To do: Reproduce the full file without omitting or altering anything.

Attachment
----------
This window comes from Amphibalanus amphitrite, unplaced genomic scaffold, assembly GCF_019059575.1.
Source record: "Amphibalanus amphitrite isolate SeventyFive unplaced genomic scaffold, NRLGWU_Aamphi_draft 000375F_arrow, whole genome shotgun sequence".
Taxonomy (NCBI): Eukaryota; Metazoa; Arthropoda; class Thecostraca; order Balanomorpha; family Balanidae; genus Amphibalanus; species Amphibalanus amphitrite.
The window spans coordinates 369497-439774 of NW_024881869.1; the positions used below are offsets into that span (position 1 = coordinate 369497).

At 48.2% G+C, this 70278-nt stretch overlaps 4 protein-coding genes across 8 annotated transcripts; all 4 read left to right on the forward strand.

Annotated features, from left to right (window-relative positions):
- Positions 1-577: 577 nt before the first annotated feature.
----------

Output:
This window comes from Amphibalanus amphitrite, unplaced genomic scaffold, assembly GCF_019059575.1.
Source record: "Amphibalanus amphitrite isolate SeventyFive unplaced genomic scaffold, NRLGWU_Aamphi_draft 000375F_arrow, whole genome shotgun sequence".
Taxonomy (NCBI): Eukaryota; Metazoa; Arthropoda; class Thecostraca; order Balanomorpha; family Balanidae; genus Amphibalanus; species Amphibalanus amphitrite.
The window spans coordinates 369497-439774 of NW_024881869.1; the positions used below are offsets into that span (position 1 = coordinate 369497).

At 48.2% G+C, this 70278-nt stretch overlaps 4 protein-coding genes across 8 annotated transcripts; all 4 read left to right on the forward strand.

Annotated features, from left to right (window-relative positions):
- Positions 1-577: 577 nt before the first annotated feature.